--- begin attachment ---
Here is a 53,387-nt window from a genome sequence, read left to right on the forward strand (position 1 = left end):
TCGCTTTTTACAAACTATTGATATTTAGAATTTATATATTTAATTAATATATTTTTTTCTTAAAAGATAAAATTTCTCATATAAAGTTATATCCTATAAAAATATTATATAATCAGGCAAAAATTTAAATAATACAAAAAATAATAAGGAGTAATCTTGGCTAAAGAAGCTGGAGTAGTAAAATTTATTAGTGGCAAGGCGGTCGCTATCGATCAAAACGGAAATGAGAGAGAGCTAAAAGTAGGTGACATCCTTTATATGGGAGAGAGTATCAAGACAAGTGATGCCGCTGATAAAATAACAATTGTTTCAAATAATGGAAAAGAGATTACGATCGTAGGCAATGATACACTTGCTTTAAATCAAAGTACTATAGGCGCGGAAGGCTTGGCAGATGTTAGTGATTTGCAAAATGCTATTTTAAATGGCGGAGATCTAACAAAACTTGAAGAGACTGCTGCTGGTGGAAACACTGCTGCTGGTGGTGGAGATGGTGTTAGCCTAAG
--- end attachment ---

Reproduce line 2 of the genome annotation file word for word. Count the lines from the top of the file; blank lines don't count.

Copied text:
TCGCTTTTTACAAACTATTGATATTTAGAATTTATATATTTAATTAATATATTTTTTTCTTAAAAGATAAAATTTCTCATATAAAGTTATATCCTATAAAAATATTATATAATCAGGCAAAAATTTAAATAATACAAAAAATAATAAGGAGTAATCTTGGCTAAAGAAGCTGGAGTAGTAAAATTTATTAGTGGCAAGGCGGTCGCTATCGATCAAAACGGAAATGAGAGAGAGCTAAAAGTAGGTGACATCCTTTATATGGGAGAGAGTATCAAGACAAGTGATGCCGCTGATAAAATAACAATTGTTTCAAATAATGGAAAAGAGATTACGATCGTAGGCAATGATACACTTGCTTTAAATCAAAGTACTATAGGCGCGGAAGGCTTGGCAGATGTTAGTGATTTGCAAAATGCTATTTTAAATGGCGGAGATCTAACAAAACTTGAAGAGACTGCTGCTGGTGGAAACACTGCTGCTGGTGGTGGAGATGGTGTTAGCCTAAG